Brain implants turn thoughts into words to help paralyzed men ‘speak’ again


The UCSF brain-computer interface is applied surgically directly to the patient’s motor cortex to enable communication.

Ken Probst, UCSF

Facebook’s work in neural input technology for AR and VR appears to be moving in a more wrist-based direction, but the company continues to invest in research on embedded brain-computer interfaces. The latest phase of a year-long Facebook-funded study from UCSF, called Project Steno, translates speech experiments from speech-impaired paralyzed patients into words on screen.

“This is the first time someone has naturally tried to say words can be decoded into words just from brain activity,” said Dr. David Moses, lead author of the study published Wednesday in the New England Journal of Medicine. “Hopefully, this is proof of principle for direct speech control from a communication device, using speech trials intended as a control signal by someone who is unable to speak, who is paralyzed.”

The brain-computer interface (BCI) has been behind several recent successes, including Stanford research that could turn imagined handwriting into projected text. The UCSF study took a different approach, analyzing actual speech trials and acting almost like a translator.

The study conducted by UCSF neurosurgeon Dr. Edward Chang, involved an electrode “neuroprosthesis” implant in a paralyzed man who suffered a brain stem stroke at the age of 20 years. With a patch of electrodes implanted in the part of the brain associated with vocal canal control, the man struggled to answer questions displayed on the screen. The UCSF machine learning algorithm is able to recognize 50 words and convert them into real -time sentences. For example, if a patient sees a request asking, “How are you today?” the response appears on the screen as “I’m very good,” appearing word for word.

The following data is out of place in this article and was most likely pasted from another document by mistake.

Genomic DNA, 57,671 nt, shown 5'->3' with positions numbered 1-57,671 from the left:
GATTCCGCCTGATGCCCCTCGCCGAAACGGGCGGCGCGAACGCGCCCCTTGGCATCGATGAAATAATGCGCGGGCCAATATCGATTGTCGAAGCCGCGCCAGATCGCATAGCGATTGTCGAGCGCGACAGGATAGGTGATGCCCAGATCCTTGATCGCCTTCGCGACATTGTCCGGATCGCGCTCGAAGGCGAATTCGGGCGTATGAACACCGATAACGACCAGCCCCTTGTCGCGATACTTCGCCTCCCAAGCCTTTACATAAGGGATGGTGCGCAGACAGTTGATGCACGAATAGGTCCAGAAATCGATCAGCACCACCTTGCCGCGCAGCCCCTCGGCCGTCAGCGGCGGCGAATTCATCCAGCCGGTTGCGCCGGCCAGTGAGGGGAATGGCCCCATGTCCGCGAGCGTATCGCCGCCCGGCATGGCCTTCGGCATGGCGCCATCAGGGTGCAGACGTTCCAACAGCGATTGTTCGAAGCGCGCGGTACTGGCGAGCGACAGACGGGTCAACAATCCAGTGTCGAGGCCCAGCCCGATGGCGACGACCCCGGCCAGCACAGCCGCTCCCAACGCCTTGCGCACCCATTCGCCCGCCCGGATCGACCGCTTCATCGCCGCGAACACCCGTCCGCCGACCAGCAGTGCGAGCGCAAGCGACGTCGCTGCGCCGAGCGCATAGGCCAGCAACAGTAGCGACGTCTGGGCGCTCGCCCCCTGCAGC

Moses explained that the work will be intended to go beyond Facebook’s funding phase and that the research still has a lot of work to do. It is currently unclear how much speech recognition comes from recorded patterns of brain activity, or vocal utterances, or a combination of the two.

Musa was quick to explain that the study, like other BCI works, was not mind reading: it relied on sensing brain activity that occurred specifically when attempting to perform certain behaviors, such as speaking. Moses also said the work of the UCSF team has not been translated into non -invasive neural interfaces. Neuralink Elon Musk promises wireless transmission of data from brain -implanted electrodes for future research and auxiliary use, but so far the technology has only been shown to monkeys.


A prototype of Facebook Reality Labs ’BCI head wearer device, which does not have implant electrodes, will be open source.


Meanwhile, Facebook Reality Labs Research has shifted from a head-worn brain-computer interface to future VR / AR headsets, spinning for the near future to focus on wrist-worn devices based on technology acquired from CTRL-Labs. Facebook’s Reality Lab has a non-invasive prototype that uses a research headset worn to study brain activity, and the company has announced it plans to prepare it for open source research projects as it stops focusing on head-mounted neural hardware. (UCSF receives funding from Facebook but no hardware.)

“Aspects of the optical head assembly work will take place for our EMG research on the wrist. We will continue to use optical BCI as a research tool to build better wrist -based sensor models and algorithms. While we will continue to leverage these prototypes in our research, we no longer developing head-mounted optical BCI devices to sense speech production. That is one reason why we will share head-mounted hardware prototypes with other researchers, who can apply our innovations to other use cases, “a Facebook representative confirmed via e- honey.

However, user -targeted neural input technology is still in its infancy. Although consumer devices that use non -invasive head or wrist sensors are available, these devices are far more accurate than the currently implanted electrodes.


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